Friday, March 23, 2012

Driving Shenandoah National Park's Skyline Drive

Shenandoah National Park in north-western Virginia was established in 1935 as a patchwork of over 1000 privately owned tracts of land composed of forests, fields, meadows, orchards, and home sites.  In 1976, Congress provided the highest level of protection by designating over 40% as Wilderness.   Begun in 1931 as part of the WPA, it wasn't finished until 1939.  Many of its rustic facilities were built by the Civilian Conservation Corps in the 1930s.

Skyline Drive is a narrow two-lane mountain road with amazing vistas at every turn as it traces the top of the Blue Ridge Mountains for 105 miles  At its southern terminus, the scenic roadway continues another 469 miles as the Blue Ridge parkway until it ends in the Smoky Mountains. It is not a toll road, but since it is a national park, there is a $15 entrance fee good for seven days.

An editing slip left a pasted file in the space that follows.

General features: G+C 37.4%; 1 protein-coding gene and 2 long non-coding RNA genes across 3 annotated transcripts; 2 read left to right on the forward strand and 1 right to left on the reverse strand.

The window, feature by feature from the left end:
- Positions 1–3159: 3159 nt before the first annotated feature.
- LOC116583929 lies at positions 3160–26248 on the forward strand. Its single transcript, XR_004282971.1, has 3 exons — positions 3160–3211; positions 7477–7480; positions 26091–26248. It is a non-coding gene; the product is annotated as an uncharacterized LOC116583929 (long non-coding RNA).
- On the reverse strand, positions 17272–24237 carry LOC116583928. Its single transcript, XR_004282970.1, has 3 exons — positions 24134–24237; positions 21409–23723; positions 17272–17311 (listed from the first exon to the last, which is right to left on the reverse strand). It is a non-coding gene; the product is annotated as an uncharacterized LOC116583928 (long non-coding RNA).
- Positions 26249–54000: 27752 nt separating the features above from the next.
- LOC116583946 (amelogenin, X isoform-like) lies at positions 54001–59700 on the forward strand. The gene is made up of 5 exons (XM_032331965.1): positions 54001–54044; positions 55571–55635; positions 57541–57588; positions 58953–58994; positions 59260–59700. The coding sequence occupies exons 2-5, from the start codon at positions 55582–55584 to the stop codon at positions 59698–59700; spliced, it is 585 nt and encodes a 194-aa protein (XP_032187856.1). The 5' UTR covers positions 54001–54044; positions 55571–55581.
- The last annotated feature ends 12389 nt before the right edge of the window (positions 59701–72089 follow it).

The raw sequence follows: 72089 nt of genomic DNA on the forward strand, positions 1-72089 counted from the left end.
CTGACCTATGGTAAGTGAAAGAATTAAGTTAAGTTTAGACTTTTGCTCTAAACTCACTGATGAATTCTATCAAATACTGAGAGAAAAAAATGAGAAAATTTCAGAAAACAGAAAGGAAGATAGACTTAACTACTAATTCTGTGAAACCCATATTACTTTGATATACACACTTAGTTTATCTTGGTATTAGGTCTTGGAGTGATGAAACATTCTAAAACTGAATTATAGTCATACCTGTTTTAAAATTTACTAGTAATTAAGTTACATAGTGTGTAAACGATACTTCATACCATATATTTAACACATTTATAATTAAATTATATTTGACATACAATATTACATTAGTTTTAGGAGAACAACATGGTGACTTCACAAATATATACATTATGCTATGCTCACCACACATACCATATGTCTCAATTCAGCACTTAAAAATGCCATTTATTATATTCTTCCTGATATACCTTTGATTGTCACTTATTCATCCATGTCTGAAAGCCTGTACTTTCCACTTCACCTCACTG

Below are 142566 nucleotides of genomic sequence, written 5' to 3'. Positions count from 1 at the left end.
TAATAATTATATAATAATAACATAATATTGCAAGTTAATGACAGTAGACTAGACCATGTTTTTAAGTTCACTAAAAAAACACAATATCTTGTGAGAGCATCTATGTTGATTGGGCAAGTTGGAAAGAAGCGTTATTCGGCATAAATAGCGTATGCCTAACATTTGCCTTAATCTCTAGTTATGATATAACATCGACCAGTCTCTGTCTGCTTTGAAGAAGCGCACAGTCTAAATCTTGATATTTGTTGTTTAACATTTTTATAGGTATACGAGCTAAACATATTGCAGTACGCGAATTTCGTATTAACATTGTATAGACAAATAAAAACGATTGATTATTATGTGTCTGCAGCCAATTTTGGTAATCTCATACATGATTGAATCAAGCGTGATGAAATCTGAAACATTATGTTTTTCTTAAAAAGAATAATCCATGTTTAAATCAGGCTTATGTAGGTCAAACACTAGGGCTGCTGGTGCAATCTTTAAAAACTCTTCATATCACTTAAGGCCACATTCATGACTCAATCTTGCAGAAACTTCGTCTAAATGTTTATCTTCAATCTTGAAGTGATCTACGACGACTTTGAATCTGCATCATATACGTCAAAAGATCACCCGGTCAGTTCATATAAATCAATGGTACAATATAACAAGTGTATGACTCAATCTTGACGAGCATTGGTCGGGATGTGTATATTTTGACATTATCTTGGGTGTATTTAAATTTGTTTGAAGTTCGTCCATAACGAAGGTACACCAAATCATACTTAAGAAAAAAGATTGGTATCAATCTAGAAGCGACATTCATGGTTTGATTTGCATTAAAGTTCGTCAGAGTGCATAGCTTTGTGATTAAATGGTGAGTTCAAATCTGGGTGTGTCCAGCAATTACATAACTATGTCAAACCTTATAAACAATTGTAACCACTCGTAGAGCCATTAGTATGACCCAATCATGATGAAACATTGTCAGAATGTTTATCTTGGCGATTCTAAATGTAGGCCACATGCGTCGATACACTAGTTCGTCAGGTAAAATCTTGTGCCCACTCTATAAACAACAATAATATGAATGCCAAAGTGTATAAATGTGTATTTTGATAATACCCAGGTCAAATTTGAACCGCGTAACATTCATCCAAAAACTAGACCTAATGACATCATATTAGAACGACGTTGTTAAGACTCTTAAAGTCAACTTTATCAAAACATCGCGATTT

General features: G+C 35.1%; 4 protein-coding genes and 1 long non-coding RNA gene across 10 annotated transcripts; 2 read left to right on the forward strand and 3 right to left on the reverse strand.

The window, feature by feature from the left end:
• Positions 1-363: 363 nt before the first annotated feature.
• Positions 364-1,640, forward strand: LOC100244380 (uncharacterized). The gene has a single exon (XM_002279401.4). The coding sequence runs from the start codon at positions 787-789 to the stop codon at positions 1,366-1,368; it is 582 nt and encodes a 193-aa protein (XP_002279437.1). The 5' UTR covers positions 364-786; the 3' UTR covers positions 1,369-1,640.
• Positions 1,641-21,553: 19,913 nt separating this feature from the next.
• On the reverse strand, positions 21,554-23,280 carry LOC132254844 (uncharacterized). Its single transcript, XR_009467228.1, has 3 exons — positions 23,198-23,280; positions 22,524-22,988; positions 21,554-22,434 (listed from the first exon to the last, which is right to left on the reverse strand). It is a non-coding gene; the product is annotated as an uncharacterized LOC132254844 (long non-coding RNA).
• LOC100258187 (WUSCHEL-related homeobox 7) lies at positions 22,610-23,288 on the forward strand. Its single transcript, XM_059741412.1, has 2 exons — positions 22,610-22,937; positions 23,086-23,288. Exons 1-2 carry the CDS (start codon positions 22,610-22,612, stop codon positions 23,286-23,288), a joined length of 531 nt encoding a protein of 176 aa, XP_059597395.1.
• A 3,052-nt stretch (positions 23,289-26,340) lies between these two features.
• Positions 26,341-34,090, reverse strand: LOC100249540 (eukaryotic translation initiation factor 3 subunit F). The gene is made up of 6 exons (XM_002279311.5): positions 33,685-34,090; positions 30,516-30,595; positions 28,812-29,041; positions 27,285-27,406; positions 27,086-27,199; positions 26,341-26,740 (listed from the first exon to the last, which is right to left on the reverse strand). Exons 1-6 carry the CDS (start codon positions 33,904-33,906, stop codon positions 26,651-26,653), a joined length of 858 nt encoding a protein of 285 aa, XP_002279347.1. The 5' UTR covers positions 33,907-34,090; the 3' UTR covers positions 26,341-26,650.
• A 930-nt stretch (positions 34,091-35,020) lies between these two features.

The speed limit is 35mph, and the design of this road and its sister, the Blue Ridge Parkway, incorporated many design factors upon which the Interstate highway system was later based. Mary's Rock Tunnel at mile 31 is 670 feet long.

Over 500 miles of hiking trails also traverse the park, including the famed Appalachian Trail and six of its shelters are in the park.  Here you see where the AT crosses Skyline Drive...

Here's a view from one of the 75 scenic overlooks...

I used a panorama program on my iPhone to stitch together five photos from a scenic overlook to create this 180 degree shot (you can see the same parking area in both edges of the photo.)

National Park map

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